A Signed Independent Contractor Agreement Substantiates the Classification!
Welcome back to the blog series on the 13 Myths of Independent Contractors. We created this series to help you navigate some of the potential legal minefields caused by the complex legal environment surrounding independent contractors. The content from this series comes from the whitepaper: Independent Contractor Myths versus Reality.
Myth: A signed independent contractor agreement substantiates the classification.
Reality: A contract by itself, even one willingly signed by both parties, does not determine the true worker status in the relationship.
This is one of the most common myths shrouding the independent contractor relationship. Just because there is a contract, signed by the contractor and the project sponsor, stating that the consultant is an independent contractor responsible for their own taxes and benefits, does not mean that the IRS, DOL, or a state agency will not dispute the contractor’s status.
For example, under the FLSA, FMLA, and MSPA, you are an employee if, as a matter of economic reality, your work indicates that you are economically dependent on an employer, and you are an independent contractor if you are in business for yourself. Any label that worker or the employer give to the relationship, even in an agreement signed by both parties, is irrelevant.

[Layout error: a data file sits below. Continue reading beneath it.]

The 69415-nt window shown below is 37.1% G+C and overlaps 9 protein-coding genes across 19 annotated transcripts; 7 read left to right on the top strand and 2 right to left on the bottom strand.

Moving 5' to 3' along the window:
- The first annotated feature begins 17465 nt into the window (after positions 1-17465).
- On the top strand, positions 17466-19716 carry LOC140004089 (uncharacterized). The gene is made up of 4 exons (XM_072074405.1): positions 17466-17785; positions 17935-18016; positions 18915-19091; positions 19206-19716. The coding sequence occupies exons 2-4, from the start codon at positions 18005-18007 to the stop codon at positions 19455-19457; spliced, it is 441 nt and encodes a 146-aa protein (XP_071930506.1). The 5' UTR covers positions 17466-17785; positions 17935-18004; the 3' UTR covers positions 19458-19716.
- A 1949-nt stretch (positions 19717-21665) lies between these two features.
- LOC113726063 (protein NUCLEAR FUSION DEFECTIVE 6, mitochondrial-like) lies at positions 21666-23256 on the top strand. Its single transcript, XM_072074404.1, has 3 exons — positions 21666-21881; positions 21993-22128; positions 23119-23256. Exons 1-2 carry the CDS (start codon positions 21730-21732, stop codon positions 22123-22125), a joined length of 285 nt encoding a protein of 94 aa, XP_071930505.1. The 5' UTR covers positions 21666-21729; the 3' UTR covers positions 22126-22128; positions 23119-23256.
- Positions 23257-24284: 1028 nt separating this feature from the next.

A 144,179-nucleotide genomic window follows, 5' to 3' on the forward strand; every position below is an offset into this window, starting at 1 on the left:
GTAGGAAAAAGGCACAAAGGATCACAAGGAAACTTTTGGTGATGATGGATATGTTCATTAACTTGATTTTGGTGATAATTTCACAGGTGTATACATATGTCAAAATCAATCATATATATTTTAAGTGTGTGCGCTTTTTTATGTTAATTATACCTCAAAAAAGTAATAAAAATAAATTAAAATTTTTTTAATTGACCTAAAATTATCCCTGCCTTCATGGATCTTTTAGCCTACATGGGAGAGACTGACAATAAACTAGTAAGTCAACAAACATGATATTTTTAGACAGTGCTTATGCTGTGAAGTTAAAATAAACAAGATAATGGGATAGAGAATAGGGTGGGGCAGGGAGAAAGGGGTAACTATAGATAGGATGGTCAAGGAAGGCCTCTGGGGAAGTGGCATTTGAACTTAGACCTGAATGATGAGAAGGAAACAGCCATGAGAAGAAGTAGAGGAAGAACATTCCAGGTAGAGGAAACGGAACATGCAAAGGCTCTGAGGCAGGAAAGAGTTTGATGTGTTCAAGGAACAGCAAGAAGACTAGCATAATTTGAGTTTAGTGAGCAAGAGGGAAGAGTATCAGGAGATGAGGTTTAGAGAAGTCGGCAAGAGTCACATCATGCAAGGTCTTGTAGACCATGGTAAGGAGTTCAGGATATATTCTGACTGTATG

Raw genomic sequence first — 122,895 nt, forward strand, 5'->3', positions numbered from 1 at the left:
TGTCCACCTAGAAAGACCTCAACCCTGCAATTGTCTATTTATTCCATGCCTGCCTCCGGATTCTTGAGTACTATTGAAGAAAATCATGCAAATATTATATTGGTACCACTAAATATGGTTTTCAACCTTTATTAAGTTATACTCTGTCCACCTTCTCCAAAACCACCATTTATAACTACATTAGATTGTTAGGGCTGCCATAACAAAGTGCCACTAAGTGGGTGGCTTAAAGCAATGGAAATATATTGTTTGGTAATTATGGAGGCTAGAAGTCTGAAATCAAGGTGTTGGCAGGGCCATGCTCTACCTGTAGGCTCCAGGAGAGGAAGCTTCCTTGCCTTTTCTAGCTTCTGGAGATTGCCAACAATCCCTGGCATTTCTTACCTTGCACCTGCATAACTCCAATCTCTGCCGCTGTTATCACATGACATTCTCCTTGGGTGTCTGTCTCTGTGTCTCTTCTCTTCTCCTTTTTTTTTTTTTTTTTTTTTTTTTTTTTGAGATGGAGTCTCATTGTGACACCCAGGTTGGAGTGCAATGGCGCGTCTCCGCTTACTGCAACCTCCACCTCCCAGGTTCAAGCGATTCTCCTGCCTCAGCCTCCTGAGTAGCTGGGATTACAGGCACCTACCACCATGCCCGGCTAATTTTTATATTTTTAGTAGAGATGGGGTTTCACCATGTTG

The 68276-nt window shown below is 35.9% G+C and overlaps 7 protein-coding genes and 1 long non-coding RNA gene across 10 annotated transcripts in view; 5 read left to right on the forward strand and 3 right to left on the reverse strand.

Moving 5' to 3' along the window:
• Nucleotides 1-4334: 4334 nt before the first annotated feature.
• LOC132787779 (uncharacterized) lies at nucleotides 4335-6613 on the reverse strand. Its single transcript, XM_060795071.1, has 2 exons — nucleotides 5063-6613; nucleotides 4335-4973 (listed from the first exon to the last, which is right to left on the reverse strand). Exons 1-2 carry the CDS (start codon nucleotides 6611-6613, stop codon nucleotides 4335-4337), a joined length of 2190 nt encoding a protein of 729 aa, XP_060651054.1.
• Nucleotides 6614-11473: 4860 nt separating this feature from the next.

Instead, what matters is whether the reality of the situation indicates that the worker is economically dependent on the employer (an employee), or in business for themselves (an independent contractor).
Similarly, for federal tax purposes, signing an independent contractor agreement does not make the worker an independent contractor. It may be just one relevant fact in determining the relationship of the parties.
The bottom line is that a contract does not supersede employment law. Federal and state courts across the country have consistently held that a written contract only helps to show the intent of the two parties – a contract by itself will not determine the true status of the relationship. Indeed, it is not the contractual label, but rather the actual working relationship between the worker and the engaging entity, that controls the determination.
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